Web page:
There’s no place like home, and for Norwegian artist Nikolai Astrup (1880-1928) it was the focus of his life’s work.

Over 90 of his romantic, colourful paintings depicting early 20th-century life in his native district of Jølster feature in Nikolai Astrup: Painting Norway at the Dulwich Picture Gallery.

Last June, photographer Stuart Leech visited Astrup’s former homestead on Jølstravatnet lake, some 200km from Bergen to see why it captivated the artist. Now know as Astruptunet, the cluster of buildings are inaccessible during winter months but in the summer the surrounding landscape takes on a dazzling quality.

‘The light is really bright on the horizon – I haven’t seen that anywhere else,’ says Leech. ‘It’s lush, green, striking… but not overwhelming. And it doesn’t really get dark in June so it’s very intense in that sense.’

'Marsh Marigold Night', c 1915, by Nikolai Astrup. Photograph: Dag Fosse/Kode Art Museums of Bergen
‘Marsh Marigold Night’, c 1915, by Nikolai Astrup. Photograph: Dag Fosse/Kode Art Museums of Bergen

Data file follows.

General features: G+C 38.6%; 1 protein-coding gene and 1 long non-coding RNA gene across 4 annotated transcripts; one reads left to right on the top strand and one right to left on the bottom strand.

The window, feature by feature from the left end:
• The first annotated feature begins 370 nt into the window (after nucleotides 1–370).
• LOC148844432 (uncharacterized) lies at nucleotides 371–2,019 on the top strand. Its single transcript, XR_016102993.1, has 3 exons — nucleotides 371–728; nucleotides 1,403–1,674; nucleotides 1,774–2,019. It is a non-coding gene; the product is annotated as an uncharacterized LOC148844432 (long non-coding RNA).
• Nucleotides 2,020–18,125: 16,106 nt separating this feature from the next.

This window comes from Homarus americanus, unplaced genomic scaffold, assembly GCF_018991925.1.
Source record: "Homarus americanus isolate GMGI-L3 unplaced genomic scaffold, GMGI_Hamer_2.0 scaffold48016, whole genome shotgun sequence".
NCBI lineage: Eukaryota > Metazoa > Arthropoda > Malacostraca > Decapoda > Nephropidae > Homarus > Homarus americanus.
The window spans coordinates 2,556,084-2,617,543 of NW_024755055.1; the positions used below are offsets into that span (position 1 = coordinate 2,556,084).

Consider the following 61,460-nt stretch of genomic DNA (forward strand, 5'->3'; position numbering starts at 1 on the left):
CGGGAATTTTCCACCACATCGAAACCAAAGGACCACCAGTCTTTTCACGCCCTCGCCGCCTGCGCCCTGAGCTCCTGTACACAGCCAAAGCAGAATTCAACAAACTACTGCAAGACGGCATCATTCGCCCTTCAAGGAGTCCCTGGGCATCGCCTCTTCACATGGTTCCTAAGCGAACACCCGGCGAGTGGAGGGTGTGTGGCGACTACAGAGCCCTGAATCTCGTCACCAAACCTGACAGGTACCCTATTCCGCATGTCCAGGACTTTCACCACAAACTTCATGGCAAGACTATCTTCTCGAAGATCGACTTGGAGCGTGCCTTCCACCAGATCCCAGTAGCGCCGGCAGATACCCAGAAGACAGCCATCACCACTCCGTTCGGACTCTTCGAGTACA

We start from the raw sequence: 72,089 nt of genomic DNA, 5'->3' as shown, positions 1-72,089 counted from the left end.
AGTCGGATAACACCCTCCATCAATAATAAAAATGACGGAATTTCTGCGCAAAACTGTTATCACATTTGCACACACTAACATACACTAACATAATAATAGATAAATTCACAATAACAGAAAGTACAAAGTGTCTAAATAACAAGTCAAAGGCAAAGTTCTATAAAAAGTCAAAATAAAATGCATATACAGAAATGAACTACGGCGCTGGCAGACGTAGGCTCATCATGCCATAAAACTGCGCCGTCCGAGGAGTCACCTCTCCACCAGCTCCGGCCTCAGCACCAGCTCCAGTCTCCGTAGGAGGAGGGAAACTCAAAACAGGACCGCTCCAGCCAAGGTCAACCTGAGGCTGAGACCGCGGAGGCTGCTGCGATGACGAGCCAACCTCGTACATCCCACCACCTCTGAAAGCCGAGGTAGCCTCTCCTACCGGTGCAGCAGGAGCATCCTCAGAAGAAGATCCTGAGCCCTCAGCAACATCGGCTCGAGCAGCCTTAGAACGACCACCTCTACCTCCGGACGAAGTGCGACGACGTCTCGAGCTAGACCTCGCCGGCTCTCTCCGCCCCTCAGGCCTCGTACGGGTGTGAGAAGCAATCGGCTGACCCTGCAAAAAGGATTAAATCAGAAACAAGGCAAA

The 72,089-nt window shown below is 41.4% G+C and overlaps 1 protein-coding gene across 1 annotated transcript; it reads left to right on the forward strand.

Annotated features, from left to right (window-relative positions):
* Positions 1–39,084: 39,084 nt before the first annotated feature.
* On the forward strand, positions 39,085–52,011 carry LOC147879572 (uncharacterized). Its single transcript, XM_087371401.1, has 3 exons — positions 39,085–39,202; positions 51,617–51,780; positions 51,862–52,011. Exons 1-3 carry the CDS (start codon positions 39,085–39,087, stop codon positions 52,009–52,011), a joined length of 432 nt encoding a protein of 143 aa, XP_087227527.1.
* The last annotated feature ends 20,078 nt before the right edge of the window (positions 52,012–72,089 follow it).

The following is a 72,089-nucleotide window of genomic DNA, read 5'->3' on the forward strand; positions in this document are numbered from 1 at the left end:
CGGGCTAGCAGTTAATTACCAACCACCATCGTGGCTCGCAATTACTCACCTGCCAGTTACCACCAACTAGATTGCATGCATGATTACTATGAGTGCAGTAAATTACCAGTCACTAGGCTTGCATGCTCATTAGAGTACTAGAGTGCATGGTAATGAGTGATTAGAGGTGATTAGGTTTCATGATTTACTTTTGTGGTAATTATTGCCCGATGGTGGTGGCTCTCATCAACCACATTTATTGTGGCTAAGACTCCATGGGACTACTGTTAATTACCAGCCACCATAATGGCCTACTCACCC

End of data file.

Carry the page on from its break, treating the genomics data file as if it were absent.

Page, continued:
Astrup purchased the old farm at Sandalstrand in 1913 and lived and worked there with his wife Engel and their eight children until his death from pneumonia at the age of 48. Along with a barn turned gallery, there are several cabins containing living areas and studio space that have been preserved and are dotted with period furniture and Engel’s block prints. Guided tours are available, but Astruptunet welcomes few visitors.

‘It’s quite small and looked after in a very basic way,’ adds Leech, ‘but very peaceful and quiet. It’s very homely.”

The exhibition at the Dulwich Picture Gallery is Astrup’s first significant show outside of Norway and his work is relatively unknown beyond his homeland. ‘He’s very niche. He only painted one area. Usually artists move around,’ says Leech. ‘Hopefully this [exhibition] will bring him more into the mainstream.’

‘Nikolai Astrup: Painting Norway’ runs at Dulwich Picture Gallery until 15 May



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